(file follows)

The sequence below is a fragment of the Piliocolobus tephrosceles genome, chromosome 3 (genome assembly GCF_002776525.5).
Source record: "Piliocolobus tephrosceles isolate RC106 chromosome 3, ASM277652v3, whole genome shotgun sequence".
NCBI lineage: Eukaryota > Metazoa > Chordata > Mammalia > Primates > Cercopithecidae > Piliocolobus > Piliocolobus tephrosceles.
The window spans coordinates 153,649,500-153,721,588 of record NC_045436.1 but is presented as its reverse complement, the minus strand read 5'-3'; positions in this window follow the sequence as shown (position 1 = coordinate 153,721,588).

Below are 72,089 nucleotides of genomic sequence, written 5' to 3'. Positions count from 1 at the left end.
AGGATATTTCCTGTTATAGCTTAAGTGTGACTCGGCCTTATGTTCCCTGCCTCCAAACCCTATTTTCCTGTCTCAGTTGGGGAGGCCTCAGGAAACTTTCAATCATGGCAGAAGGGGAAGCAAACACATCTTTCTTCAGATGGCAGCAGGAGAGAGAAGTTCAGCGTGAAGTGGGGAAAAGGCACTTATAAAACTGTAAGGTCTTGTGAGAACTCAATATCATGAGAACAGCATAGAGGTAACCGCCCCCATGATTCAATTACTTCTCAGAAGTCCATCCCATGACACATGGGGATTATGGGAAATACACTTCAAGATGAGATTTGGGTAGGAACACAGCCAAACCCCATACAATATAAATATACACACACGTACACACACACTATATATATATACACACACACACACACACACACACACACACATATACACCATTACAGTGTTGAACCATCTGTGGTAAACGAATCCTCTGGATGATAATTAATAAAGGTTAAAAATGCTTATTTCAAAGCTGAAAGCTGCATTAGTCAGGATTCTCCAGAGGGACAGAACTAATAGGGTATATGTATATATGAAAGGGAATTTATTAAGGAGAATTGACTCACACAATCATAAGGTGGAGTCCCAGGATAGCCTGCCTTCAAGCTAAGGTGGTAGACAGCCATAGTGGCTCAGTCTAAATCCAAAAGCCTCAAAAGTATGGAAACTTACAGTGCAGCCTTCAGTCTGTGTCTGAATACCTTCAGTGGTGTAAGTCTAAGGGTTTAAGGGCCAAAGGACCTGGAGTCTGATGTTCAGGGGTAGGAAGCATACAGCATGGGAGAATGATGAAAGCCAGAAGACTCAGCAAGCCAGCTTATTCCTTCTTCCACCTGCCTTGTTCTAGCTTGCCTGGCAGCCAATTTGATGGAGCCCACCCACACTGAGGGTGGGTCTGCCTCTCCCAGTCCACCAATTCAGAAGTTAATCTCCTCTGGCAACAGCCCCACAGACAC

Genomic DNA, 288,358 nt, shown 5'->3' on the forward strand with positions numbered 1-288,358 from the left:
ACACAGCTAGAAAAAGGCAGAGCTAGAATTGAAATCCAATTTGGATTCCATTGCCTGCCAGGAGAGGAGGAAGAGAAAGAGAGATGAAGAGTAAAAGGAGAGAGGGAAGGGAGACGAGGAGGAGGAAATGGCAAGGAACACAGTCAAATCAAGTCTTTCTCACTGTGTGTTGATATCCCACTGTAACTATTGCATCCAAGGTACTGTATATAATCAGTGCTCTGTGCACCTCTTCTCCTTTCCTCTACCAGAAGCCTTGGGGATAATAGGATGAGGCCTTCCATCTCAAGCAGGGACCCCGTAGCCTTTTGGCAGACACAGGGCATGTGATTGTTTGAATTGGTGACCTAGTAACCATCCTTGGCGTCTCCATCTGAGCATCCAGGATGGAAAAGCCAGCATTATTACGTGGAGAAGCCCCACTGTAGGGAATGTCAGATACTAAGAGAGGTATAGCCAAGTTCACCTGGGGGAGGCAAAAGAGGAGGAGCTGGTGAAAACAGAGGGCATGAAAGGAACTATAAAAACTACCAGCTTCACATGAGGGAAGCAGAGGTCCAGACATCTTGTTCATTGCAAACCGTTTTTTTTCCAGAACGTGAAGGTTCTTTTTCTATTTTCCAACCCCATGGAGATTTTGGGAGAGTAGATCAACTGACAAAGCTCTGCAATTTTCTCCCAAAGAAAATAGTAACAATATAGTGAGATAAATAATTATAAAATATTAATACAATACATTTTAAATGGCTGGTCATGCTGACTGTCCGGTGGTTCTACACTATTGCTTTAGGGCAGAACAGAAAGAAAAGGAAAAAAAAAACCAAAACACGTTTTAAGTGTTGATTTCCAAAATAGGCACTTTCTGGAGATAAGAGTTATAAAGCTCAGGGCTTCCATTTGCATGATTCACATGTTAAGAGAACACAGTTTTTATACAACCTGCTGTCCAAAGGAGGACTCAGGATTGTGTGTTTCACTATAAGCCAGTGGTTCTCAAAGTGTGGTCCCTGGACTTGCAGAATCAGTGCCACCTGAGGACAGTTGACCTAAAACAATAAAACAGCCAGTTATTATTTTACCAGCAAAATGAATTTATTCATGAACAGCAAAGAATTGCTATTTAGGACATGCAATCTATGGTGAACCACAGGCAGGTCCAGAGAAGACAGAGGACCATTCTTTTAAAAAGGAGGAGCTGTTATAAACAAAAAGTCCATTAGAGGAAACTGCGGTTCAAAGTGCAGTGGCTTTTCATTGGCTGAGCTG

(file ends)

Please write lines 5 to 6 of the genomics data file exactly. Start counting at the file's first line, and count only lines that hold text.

Below are 72,089 nucleotides of genomic sequence, written 5' to 3'. Positions count from 1 at the left end.
AGGATATTTCCTGTTATAGCTTAAGTGTGACTCGGCCTTATGTTCCCTGCCTCCAAACCCTATTTTCCTGTCTCAGTTGGGGAGGCCTCAGGAAACTTTCAATCATGGCAGAAGGGGAAGCAAACACATCTTTCTTCAGATGGCAGCAGGAGAGAGAAGTTCAGCGTGAAGTGGGGAAAAGGCACTTATAAAACTGTAAGGTCTTGTGAGAACTCAATATCATGAGAACAGCATAGAGGTAACCGCCCCCATGATTCAATTACTTCTCAGAAGTCCATCCCATGACACATGGGGATTATGGGAAATACACTTCAAGATGAGATTTGGGTAGGAACACAGCCAAACCCCATACAATATAAATATACACACACGTACACACACACTATATATATATACACACACACACACACACACACACACACACATATACACCATTACAGTGTTGAACCATCTGTGGTAAACGAATCCTCTGGATGATAATTAATAAAGGTTAAAAATGCTTATTTCAAAGCTGAAAGCTGCATTAGTCAGGATTCTCCAGAGGGACAGAACTAATAGGGTATATGTATATATGAAAGGGAATTTATTAAGGAGAATTGACTCACACAATCATAAGGTGGAGTCCCAGGATAGCCTGCCTTCAAGCTAAGGTGGTAGACAGCCATAGTGGCTCAGTCTAAATCCAAAAGCCTCAAAAGTATGGAAACTTACAGTGCAGCCTTCAGTCTGTGTCTGAATACCTTCAGTGGTGTAAGTCTAAGGGTTTAAGGGCCAAAGGACCTGGAGTCTGATGTTCAGGGGTAGGAAGCATACAGCATGGGAGAATGATGAAAGCCAGAAGACTCAGCAAGCCAGCTTATTCCTTCTTCCACCTGCCTTGTTCTAGCTTGCCTGGCAGCCAATTTGATGGAGCCCACCCACACTGAGGGTGGGTCTGCCTCTCCCAGTCCACCAATTCAGAAGTTAATCTCCTCTGGCAACAGCCCCACAGACAC